Starting salaries for administra­tive professionals are projected to decrease by an average of 2.2 percent in 2010. However, demand is steady for administrative candidates with broad expertise and the ability to multitask, especially within teams that have been stretched thin and have redistributed work among fewer employees. In addition, firms want support staff who are confident as they approach unexpected situations, quick to learn new skills and able to help others adapt to change.

Positions with the best prospects include:

8. Medical records clerk: As more hospitals and healthcare organizations transition from paper to electronic medical records, facilities will seek medical records clerks who can help supervise the scanning and processing of patient data. These individuals can expect to earn a starting salary of $23,750 to $31,500 in 2010.

9. Customer service representative: In the current economy, hiring managers consider customer service the function most critical to their organizations’ success, according to the 2009 Employment Dynamics and Growth Expectations (EDGE) Report from Robert Half and Career Builder. The salary range for a customer service representative is projected to be $22,750 to $30,750.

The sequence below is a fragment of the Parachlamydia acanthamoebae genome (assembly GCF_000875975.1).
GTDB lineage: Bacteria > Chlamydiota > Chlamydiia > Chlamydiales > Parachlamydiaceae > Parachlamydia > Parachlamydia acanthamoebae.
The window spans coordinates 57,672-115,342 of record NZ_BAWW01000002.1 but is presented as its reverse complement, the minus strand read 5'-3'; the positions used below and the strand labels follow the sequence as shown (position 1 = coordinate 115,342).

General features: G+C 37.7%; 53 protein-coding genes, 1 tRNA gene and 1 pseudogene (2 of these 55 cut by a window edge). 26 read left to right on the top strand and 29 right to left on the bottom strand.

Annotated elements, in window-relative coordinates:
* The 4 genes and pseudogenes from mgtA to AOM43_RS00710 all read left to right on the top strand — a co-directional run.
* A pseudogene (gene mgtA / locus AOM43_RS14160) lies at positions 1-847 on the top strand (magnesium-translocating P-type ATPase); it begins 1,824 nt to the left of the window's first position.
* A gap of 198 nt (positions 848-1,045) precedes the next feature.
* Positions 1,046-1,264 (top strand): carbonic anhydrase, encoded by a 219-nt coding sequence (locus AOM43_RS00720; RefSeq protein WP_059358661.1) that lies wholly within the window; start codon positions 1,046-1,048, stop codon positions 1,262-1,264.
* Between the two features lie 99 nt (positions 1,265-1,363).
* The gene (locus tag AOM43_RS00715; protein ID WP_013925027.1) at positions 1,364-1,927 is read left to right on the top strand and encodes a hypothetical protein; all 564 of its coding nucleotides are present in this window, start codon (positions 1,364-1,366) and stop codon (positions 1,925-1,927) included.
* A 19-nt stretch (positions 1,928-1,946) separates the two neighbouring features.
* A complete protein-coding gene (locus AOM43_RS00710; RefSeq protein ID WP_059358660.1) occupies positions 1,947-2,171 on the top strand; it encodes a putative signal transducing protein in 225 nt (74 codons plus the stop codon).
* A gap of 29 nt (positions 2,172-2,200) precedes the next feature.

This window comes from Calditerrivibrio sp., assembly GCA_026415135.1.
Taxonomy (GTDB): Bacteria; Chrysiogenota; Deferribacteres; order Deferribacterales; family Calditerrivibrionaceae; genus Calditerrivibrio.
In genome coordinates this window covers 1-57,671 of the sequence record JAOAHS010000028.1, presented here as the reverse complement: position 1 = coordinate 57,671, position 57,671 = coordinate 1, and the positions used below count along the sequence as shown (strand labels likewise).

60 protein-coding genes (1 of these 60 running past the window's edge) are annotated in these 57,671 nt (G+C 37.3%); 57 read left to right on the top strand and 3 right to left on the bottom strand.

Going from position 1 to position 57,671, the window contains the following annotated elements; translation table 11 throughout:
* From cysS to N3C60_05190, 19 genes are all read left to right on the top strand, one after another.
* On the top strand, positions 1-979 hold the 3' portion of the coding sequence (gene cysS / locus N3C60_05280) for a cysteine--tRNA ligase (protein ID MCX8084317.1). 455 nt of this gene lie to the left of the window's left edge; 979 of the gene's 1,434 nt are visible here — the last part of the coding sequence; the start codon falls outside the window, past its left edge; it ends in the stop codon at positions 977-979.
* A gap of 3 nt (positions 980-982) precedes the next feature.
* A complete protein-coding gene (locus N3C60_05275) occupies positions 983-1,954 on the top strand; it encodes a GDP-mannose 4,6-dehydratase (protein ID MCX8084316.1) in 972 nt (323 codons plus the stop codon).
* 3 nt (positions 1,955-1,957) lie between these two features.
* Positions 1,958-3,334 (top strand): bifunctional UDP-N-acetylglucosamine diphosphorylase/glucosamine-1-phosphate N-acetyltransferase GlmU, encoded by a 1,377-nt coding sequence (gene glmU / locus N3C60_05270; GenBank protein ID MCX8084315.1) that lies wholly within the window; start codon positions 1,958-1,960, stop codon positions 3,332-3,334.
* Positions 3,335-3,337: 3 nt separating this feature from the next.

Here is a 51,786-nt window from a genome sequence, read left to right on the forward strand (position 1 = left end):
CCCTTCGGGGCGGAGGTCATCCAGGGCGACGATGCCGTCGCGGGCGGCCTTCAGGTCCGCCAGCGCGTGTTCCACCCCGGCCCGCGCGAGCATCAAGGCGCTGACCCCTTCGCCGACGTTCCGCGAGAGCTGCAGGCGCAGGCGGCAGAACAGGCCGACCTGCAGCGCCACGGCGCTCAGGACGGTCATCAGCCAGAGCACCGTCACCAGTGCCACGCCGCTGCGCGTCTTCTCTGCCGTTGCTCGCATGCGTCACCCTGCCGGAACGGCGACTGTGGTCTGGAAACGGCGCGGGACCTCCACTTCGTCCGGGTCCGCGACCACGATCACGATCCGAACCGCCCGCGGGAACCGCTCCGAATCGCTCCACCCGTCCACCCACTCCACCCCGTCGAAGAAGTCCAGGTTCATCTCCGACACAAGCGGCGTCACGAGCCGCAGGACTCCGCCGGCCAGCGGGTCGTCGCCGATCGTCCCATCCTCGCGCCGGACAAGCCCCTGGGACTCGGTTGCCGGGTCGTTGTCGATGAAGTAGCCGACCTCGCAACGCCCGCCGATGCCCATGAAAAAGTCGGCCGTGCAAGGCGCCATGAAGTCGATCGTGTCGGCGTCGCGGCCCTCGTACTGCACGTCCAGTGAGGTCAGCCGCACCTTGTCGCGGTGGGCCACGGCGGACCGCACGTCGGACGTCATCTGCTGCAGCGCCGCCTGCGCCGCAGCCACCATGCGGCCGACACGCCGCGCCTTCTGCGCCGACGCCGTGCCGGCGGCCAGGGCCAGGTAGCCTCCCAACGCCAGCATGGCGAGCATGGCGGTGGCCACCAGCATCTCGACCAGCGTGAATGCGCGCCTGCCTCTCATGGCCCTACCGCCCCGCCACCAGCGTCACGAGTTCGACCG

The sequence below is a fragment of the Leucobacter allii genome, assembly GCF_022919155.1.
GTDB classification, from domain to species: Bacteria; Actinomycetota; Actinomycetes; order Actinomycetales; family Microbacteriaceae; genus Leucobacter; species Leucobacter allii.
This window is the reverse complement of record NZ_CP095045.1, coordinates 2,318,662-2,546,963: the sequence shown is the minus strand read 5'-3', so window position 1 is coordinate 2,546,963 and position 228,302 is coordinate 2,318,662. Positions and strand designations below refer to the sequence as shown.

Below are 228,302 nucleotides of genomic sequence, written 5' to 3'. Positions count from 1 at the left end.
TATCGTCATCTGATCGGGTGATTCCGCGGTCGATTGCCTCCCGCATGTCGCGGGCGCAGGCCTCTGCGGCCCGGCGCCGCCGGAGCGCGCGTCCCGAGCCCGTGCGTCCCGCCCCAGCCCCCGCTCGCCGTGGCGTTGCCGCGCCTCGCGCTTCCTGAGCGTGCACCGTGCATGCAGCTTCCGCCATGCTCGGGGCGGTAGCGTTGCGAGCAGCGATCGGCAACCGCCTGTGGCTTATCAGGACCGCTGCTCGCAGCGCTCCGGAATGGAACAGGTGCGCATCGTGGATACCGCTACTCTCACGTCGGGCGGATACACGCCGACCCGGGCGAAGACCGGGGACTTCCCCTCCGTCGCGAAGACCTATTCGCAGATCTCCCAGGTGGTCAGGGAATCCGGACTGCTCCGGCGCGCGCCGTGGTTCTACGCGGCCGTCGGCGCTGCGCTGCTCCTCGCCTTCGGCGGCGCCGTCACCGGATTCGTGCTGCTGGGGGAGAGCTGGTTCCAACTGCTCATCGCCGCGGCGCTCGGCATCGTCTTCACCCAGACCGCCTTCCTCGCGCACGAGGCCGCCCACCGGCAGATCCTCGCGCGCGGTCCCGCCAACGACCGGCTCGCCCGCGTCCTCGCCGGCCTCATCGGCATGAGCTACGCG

10. Executive assistant: Companies with leaner teams are looking for employees to take on a wider range of duties. Executive assistants who can wear many hats, support multiple managers and adapt readily to change are in particular demand. These individuals are likely to see starting salaries in the range of $35,000 to $47,000.

Messmer noted that many firms continue to report challenges finding highly skilled candidates, despite current unemployment figures. “Recruiting difficulties are the result of a number of factors, including continued competition for the best workers, the unwillingness of professionals to leave secure positions and employers themselves being more selective to avoid costly hiring mistakes. To keep up with business demands and reduce the need for additional layoffs, many firms have increased their reliance on interim professionals and temporary-to-full-time arrangements.”